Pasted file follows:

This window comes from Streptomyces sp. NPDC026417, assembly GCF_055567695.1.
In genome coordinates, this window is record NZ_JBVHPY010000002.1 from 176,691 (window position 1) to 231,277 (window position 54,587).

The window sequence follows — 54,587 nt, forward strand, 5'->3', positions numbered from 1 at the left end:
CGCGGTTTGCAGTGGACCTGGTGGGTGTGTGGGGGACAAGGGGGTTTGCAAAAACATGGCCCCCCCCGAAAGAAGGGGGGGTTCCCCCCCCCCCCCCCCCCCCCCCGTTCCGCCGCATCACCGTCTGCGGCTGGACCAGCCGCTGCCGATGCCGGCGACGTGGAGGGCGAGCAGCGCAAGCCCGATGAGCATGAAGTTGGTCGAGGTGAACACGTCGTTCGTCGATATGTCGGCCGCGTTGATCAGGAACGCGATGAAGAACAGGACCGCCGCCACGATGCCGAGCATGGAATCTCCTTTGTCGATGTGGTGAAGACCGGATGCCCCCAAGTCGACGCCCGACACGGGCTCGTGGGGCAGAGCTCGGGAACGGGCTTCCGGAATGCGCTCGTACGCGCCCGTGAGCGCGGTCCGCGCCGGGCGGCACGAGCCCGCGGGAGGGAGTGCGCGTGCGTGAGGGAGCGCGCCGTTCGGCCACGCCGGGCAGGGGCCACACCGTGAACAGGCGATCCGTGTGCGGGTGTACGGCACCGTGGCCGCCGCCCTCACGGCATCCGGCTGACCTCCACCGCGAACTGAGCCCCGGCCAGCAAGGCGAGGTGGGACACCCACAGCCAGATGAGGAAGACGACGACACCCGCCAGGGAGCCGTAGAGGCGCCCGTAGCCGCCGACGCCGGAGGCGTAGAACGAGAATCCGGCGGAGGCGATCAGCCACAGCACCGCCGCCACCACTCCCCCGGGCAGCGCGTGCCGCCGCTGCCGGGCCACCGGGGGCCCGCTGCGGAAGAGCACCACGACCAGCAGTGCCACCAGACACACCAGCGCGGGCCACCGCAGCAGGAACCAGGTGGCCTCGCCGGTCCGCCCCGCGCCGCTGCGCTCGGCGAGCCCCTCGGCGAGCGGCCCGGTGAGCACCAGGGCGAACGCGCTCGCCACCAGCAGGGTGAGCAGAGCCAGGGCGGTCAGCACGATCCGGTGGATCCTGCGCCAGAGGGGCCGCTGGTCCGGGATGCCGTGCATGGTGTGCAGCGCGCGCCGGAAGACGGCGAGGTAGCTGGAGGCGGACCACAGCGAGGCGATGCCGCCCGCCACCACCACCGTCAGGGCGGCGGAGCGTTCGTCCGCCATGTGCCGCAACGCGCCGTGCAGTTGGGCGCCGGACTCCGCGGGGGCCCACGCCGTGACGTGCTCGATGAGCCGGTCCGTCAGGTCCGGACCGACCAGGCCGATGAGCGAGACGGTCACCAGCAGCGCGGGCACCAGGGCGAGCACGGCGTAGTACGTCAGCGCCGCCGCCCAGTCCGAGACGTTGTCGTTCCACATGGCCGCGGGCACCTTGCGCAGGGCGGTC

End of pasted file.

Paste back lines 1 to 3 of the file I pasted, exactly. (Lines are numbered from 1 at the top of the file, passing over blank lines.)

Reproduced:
This window comes from Streptomyces sp. NPDC026417, assembly GCF_055567695.1.
In genome coordinates, this window is record NZ_JBVHPY010000002.1 from 176,691 (window position 1) to 231,277 (window position 54,587).

The window sequence follows — 54,587 nt, forward strand, 5'->3', positions numbered from 1 at the left end: